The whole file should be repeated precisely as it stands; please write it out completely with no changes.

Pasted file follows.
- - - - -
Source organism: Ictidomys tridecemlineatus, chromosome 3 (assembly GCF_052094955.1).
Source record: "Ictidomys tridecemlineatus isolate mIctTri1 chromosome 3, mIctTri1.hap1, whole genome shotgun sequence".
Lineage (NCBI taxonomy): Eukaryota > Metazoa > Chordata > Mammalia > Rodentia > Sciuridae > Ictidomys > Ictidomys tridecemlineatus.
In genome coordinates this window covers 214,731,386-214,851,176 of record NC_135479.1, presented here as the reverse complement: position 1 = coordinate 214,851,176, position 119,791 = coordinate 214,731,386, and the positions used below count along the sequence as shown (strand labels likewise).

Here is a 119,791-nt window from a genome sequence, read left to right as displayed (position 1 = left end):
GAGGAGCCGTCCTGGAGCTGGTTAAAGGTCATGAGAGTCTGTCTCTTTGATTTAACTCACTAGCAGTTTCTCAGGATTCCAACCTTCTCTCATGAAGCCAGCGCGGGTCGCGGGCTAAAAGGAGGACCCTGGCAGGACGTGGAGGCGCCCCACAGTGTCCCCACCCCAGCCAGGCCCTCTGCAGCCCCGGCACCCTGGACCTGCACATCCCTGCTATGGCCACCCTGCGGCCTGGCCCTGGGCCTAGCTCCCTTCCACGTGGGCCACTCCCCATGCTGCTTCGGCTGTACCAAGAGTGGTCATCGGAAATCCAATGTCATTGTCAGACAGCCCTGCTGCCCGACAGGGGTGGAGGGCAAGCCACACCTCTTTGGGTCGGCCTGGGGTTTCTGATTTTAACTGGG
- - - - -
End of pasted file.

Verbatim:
Source organism: Ictidomys tridecemlineatus, chromosome 3 (assembly GCF_052094955.1).
Source record: "Ictidomys tridecemlineatus isolate mIctTri1 chromosome 3, mIctTri1.hap1, whole genome shotgun sequence".
Lineage (NCBI taxonomy): Eukaryota > Metazoa > Chordata > Mammalia > Rodentia > Sciuridae > Ictidomys > Ictidomys tridecemlineatus.
In genome coordinates this window covers 214,731,386-214,851,176 of record NC_135479.1, presented here as the reverse complement: position 1 = coordinate 214,851,176, position 119,791 = coordinate 214,731,386, and the positions used below count along the sequence as shown (strand labels likewise).

Here is a 119,791-nt window from a genome sequence, read left to right as displayed (position 1 = left end):
GAGGAGCCGTCCTGGAGCTGGTTAAAGGTCATGAGAGTCTGTCTCTTTGATTTAACTCACTAGCAGTTTCTCAGGATTCCAACCTTCTCTCATGAAGCCAGCGCGGGTCGCGGGCTAAAAGGAGGACCCTGGCAGGACGTGGAGGCGCCCCACAGTGTCCCCACCCCAGCCAGGCCCTCTGCAGCCCCGGCACCCTGGACCTGCACATCCCTGCTATGGCCACCCTGCGGCCTGGCCCTGGGCCTAGCTCCCTTCCACGTGGGCCACTCCCCATGCTGCTTCGGCTGTACCAAGAGTGGTCATCGGAAATCCAATGTCATTGTCAGACAGCCCTGCTGCCCGACAGGGGTGGAGGGCAAGCCACACCTCTTTGGGTCGGCCTGGGGTTTCTGATTTTAACTGGG